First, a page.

Thanks Klingon. I realize now that the odds of anyone using a 2009 nickel worth 6¢ would be slim in a world like that with $10 gas and $5 bottled water. 

Number 47
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Personally I have a mix of

Personally I have a mix of all kinds of silver and gold. In a true SHTF scenario I would prefer to have a bunch of scrap wedding rings. SHTF means a free for all, if you're bartering with 'your' wedding ring then I doubt anyone will be following you to find the rest of your stash, scrap jewellery is cheap and folks will think you are flogging the family jewels in desperation. if you walk up with a 1oz eagle it might well draw more attention than you were looking for.

I don't expect things to get that bad (and I'm planning for a war) but I buy bits and bobs as i see them. Diversification is my motto, I have big bars, numi coins, junk coins from around the world and bits of sterling plus plenty gold and silver rings, bracelets and other trinkets for trade if needs be.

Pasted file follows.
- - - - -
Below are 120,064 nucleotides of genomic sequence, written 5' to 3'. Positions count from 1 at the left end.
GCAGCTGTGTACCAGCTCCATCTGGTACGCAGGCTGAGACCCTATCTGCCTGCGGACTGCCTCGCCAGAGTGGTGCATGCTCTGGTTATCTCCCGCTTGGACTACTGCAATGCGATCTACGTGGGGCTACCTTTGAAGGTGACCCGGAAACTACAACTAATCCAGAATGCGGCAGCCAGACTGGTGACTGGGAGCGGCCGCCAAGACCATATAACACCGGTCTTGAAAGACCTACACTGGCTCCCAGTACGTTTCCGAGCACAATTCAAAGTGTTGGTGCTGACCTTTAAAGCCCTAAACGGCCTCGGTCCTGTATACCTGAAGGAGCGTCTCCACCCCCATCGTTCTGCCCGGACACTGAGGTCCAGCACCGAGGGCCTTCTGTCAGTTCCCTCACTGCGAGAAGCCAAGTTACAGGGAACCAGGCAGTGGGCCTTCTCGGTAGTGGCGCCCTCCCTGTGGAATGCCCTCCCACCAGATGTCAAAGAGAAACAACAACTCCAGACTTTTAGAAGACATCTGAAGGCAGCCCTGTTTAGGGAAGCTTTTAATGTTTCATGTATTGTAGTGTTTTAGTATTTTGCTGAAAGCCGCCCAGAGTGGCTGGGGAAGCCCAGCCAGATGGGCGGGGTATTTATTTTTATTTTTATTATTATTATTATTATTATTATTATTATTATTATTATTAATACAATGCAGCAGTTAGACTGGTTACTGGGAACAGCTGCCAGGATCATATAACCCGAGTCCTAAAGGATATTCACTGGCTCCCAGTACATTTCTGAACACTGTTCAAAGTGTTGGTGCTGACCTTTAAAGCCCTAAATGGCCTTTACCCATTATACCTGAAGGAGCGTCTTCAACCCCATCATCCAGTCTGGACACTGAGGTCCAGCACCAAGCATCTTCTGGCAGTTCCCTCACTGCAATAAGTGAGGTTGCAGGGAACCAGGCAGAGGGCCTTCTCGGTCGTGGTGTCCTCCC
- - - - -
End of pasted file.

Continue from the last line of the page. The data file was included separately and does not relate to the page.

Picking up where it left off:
Moiliili Quarry
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Transport

uptofreedom wrote:

depends, storage and transport can be problematic.  similar to gold vs. silver that way... 

With as much walking (riding bicycles?) as peope would be doing, you're definitely right. Might be a nice market for cargo shorts and cargo shirts (?). Clothes with stashed mini-pockets for coins. 

For people with a hundred 100-oz bars, different story.